I also have to say it was not nearly as nice having to share the viewing platform with a number of other people as opposed to having the viewing platform virtually devoid of people when we were on our private tour on the Brazil side. Nevertheless, we had been lucky to take the early train so it wasn’t overly crowded. That didn’t mean, however, that people weren’t on the platform jockeying for position to take the “perfect” picture. In fact, as I was standing in a corner of the platform taking a video some dumb ass backed right into me and knocked me up against the railing. In fact, rather than edit out the encounter, I left it in so you can hear my not too happy reaction.

As Tom and I stood and admired the falls, I kept trying to take pictures. I had my camera under my rain poncho and developed a technique to capture pictures without rain on my lens. I would pull out the camera, wipe the lens with my t-shirt, snap a couple pictures, clean the lens again and close the camera. I ended up repeating this pattern all day long.

So after being battered by the rains and winds in the middle of the Upper Iguazu River and over Garganta del Diablo, Tom and I decided we had had enough and began the hike back across the river. By now, the masses were descending with their umbrellas and which was making it more and more difficult to walk across the river. We were constantly being bumped by people carrying umbrellas who were not watching where they were going. Ridiculous.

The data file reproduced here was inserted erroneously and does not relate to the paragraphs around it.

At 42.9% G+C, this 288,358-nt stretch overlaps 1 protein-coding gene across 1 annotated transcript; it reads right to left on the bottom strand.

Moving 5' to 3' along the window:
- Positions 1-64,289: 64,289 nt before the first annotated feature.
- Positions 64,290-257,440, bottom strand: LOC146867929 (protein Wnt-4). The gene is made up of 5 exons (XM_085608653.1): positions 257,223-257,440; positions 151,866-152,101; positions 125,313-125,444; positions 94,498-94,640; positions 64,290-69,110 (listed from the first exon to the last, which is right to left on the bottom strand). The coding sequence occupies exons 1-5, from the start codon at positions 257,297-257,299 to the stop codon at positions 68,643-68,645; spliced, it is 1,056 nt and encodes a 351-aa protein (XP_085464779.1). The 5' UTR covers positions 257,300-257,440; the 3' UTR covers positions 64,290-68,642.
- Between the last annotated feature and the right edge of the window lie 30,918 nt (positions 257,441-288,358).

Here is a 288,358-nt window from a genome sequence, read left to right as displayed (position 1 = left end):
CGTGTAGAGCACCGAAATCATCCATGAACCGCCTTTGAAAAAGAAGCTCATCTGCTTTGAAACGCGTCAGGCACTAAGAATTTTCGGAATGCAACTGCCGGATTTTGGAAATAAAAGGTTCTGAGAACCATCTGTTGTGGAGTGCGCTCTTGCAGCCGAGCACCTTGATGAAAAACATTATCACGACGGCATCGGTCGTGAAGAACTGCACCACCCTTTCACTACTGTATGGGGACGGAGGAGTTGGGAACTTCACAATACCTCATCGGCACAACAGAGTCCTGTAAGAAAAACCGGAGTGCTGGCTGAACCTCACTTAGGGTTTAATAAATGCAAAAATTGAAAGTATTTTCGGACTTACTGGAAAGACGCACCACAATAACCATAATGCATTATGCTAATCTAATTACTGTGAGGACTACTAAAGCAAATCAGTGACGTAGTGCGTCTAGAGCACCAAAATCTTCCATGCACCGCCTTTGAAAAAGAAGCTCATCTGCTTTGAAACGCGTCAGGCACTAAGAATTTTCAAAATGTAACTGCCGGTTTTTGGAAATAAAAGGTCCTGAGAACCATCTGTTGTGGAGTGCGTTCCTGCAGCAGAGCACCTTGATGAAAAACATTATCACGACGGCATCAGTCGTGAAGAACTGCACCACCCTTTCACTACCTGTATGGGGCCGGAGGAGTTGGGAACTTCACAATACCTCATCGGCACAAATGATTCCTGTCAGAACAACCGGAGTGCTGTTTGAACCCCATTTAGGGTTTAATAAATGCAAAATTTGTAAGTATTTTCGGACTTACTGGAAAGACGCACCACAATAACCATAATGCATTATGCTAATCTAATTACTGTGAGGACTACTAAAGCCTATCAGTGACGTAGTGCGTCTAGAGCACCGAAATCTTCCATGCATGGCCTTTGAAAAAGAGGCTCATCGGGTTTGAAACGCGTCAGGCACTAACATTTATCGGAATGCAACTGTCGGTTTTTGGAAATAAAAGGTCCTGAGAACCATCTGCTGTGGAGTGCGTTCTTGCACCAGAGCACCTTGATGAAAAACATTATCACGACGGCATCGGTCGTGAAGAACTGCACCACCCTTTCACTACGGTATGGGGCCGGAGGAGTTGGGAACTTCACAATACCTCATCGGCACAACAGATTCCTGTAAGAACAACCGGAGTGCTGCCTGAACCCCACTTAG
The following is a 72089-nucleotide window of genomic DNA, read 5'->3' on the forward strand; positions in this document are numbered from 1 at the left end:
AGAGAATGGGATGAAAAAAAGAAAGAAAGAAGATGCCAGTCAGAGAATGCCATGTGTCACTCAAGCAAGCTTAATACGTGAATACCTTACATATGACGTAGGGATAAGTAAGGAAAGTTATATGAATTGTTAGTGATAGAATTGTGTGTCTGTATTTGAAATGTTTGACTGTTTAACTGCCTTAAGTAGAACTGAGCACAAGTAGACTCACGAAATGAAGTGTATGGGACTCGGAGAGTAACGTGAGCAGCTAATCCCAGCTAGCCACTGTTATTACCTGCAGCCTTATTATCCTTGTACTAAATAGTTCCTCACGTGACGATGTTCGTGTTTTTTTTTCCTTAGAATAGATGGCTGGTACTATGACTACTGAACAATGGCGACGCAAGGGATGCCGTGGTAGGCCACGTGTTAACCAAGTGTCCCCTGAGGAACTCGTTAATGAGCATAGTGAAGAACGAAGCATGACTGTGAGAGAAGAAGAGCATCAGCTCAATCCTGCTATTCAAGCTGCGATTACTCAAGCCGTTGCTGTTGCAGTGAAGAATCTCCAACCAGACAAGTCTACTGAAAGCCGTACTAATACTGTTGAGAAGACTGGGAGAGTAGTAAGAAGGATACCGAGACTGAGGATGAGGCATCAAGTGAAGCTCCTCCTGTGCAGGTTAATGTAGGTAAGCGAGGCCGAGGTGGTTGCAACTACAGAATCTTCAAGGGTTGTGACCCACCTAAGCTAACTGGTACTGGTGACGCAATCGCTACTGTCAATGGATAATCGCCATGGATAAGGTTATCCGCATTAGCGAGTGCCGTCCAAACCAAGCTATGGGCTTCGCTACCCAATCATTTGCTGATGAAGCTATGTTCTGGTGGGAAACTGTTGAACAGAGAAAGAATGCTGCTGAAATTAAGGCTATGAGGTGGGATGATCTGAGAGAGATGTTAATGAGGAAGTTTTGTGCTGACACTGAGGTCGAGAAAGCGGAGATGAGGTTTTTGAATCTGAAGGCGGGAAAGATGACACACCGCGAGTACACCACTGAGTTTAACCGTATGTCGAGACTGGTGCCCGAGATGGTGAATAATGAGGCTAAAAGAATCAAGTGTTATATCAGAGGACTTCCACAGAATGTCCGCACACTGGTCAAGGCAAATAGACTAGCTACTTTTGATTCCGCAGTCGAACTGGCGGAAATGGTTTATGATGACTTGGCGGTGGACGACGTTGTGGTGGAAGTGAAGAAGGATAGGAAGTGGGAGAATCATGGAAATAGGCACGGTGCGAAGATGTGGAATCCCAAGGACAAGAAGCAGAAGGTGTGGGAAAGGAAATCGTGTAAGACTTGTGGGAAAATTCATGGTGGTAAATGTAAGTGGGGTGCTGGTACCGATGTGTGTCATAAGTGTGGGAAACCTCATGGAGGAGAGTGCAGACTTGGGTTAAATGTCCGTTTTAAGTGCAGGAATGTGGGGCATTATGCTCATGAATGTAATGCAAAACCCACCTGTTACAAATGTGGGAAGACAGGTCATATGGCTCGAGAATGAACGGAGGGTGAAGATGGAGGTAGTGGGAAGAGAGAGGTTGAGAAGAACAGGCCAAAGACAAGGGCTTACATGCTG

We finally reached the train station and waited about 15 minutes for the train which took us back to the Cataratas Station. The wait, fortunately, allowed us to stand in front of a fan and dry off a bit before taking the train to the station. Once we reached the station, we walked a few hundred metres before turning onto the path that led to the Upper Circuit. Now the Upper Circuit took us above the falls that we could see from the Brazilian side. Unfortunately, the Upper Circuit was absolutely mobbed with people.

View from Upper Circuit to Lower Circuit

Tom and I made our way along the 1550 metre circuit, dodging people and rain and water pouring off the trees. As we hiked across the walkways we were always careful to avoid the metal strips, but every now and then I would step on one and feel the slight slip as I stepped.